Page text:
Strength in Numbers: Arizona’s 30-year Outlook

Sept. 1, 2019

Arizona's Economy

Economic and Business Research Center Director George Hammond Discusses the Forecast

After strong performance in 2018, the Arizona economy continues to impress. Job, income and sales growth remain strong, well above the national pace. The Phoenix Metropolitan Statistical Area (MSA) remains the engine of state gains, but Tucson is contributing as well. The national economy is now likely in the midst of the longest expansion on record. We will not know for sure until the next recession begins and the National Bureau of Economic Research chooses the exact month when the economy peaked. Recession risks have risen significantly during the past year, as the global economy slowed, trade fears spiked and interest-rate spreads declined (with some turning negative). At this point, the risks of recession seem concentrated on 2020. If the U.S. economy falls into recession, that will drag Arizona down as well.

The long-run outlook for the state remains bright, even though growth is expected to decelerate. Job, population, and income gains in Arizona and Phoenix are expected to outpace the nation during the next 30 years. Tucson’s growth is expected to be at, or a bit better than, the national pace. Demographic factors are at the root of Arizona’s (and the nation’s) growth slowdown, as the baby boom generation continues to retire in large numbers.

Arizona is forecast to make some progress in closing the per capita income gap with the nation during the next 30 years. However, the gap is expected to remain large. Arizona will need to significantly improve its ability to attract and retain highly educated workers to drive the gap further down.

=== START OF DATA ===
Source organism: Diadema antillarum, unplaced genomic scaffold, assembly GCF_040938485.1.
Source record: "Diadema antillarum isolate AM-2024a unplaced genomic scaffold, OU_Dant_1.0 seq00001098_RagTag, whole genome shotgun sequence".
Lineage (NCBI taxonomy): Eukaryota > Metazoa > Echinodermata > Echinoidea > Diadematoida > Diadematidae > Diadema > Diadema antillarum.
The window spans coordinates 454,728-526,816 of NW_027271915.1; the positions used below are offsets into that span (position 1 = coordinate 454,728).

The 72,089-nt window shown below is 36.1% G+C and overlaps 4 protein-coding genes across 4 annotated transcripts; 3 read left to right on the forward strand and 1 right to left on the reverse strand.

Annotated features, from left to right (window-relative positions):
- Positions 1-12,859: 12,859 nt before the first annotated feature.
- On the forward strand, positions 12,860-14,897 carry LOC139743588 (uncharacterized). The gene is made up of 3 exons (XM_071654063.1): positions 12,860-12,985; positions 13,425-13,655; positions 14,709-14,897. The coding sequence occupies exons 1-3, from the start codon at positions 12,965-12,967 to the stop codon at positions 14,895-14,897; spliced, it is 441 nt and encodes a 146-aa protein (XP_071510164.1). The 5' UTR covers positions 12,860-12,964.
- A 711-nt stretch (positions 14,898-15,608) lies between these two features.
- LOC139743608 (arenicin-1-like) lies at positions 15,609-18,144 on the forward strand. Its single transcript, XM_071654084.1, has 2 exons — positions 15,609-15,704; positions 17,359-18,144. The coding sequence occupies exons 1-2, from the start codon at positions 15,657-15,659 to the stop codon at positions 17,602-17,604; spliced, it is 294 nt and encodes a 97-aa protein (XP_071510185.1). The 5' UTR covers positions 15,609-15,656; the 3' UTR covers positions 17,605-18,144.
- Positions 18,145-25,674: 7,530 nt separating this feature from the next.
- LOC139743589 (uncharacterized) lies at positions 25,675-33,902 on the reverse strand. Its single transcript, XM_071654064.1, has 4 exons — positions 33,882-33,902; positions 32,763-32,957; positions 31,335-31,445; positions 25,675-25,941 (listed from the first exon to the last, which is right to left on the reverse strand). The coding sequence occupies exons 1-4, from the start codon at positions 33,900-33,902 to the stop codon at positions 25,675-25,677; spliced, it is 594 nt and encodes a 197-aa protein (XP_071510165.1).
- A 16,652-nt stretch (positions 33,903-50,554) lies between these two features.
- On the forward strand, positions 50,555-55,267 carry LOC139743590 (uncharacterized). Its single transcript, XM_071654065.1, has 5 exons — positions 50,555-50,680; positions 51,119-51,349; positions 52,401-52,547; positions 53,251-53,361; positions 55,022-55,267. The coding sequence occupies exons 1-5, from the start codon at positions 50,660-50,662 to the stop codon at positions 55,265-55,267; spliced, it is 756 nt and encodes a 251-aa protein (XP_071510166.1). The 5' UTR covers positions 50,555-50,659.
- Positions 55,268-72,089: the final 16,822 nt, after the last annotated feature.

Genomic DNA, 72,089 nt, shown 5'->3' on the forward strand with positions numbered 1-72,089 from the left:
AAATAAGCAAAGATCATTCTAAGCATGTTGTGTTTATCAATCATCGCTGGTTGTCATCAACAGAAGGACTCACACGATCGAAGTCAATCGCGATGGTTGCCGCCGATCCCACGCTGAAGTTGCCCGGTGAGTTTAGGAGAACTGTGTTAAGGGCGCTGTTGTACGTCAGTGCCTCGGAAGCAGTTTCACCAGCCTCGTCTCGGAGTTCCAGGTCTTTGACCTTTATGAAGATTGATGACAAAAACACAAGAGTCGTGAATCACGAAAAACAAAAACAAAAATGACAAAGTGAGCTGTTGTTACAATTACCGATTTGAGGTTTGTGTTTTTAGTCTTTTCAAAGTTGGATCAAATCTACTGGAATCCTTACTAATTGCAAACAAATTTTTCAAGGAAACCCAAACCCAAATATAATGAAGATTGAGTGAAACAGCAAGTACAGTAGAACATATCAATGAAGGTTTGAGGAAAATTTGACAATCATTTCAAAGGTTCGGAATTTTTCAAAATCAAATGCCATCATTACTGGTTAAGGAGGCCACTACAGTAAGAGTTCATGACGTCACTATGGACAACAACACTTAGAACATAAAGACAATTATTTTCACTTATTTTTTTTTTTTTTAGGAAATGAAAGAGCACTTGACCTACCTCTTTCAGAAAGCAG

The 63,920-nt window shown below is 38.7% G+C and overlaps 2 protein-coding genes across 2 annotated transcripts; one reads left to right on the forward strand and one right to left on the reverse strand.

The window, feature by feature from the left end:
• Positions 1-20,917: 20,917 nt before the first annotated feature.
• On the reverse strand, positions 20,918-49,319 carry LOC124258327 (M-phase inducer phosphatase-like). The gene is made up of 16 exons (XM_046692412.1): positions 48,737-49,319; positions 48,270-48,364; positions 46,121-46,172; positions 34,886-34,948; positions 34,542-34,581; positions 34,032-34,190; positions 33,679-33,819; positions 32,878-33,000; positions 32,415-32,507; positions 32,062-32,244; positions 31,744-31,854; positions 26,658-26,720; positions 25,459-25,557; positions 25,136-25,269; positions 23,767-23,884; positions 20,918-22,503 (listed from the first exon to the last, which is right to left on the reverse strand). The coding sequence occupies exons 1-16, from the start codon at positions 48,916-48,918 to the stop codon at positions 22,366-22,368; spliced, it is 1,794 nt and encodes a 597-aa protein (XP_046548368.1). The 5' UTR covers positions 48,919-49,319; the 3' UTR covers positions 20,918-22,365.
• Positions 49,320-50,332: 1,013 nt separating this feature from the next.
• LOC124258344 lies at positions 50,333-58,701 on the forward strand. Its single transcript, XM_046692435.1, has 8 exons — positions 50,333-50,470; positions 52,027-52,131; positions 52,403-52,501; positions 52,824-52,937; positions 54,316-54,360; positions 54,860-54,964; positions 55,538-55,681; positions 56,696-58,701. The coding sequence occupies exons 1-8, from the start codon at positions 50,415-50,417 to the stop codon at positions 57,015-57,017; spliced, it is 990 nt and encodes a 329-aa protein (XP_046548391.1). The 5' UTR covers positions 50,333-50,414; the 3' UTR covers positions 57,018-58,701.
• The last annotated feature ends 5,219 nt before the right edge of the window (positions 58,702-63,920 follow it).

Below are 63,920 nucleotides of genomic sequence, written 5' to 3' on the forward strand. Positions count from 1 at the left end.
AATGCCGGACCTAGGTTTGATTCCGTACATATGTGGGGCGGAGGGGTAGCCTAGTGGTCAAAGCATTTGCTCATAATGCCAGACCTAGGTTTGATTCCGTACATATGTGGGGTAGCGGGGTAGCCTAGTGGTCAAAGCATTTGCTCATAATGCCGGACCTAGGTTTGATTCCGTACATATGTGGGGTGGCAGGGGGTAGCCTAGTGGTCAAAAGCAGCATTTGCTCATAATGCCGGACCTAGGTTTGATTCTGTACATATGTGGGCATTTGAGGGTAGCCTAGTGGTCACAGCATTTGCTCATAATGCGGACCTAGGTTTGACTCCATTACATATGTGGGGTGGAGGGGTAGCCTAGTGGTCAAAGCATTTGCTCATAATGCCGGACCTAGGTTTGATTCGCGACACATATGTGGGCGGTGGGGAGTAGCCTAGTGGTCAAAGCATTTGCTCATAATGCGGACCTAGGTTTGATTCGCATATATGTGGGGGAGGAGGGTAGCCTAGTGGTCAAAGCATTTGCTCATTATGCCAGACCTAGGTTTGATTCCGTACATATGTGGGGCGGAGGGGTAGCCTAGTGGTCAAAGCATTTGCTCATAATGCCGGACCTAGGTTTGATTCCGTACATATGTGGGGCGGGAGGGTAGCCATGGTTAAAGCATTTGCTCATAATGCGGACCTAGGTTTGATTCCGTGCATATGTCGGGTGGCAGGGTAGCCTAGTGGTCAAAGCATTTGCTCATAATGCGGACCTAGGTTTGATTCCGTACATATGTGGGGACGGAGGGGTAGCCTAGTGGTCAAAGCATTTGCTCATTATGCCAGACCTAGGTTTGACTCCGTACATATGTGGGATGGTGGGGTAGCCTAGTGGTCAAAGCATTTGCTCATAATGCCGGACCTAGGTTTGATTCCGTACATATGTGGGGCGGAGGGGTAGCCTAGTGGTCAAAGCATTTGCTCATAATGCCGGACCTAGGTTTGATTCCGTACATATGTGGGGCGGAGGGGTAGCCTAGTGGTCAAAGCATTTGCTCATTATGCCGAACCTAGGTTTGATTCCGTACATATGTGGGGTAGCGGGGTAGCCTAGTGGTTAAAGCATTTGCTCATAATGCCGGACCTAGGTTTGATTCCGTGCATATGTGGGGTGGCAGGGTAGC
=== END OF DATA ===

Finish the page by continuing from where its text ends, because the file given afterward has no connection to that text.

Arizona Recent Developments

Arizona continued to post impressive job growth through the first half of 2019, according to preliminary data. Arizona’s over-the-year job growth has been well above the nation since 2014. In the second quarter of 2019, Arizona added 76,600 jobs over the year. That translated into growth of 2.7 percent, similar to the pace in the first quarter of 2.6% and well above the national rate of 1.6%. The Phoenix MSA, which includes Maricopa and Pinal counties, added 66,100 jobs over the year in the second quarter, for 3.2 percent growth. Tucson produced solid gains, adding 6,700 jobs for 1.8 percent growth.

Construction job growth accelerated markedly in recent years. In the second quarter of 2019, Arizona construction jobs rose 12.2% over the year, which was the fastest pace since 2006. Growth has accelerated across the state since 2015, with Phoenix, Tucson and the rest of the state posting accelerating gains.

Rising construction jobs reflect in part increased residential building. According to revised data from the Census Bureau, Arizona housing permits rose 5.6 percent last year, with a 14.4 percent increase in single-family permits offset somewhat by a 16.3 percent decline in multi-family activity. Activity in the Phoenix MSA was up 6.9 percent last year, driven by a 14.9 percent increase in single family permits. Multi-family permits were down 11.6 percent. In Tucson, permit activity declined 2.0 percent last year, after very strong results in 2017. Single-family permits increased 12.2 percent in 2018, while multi-family permits declined by 27.6 percent.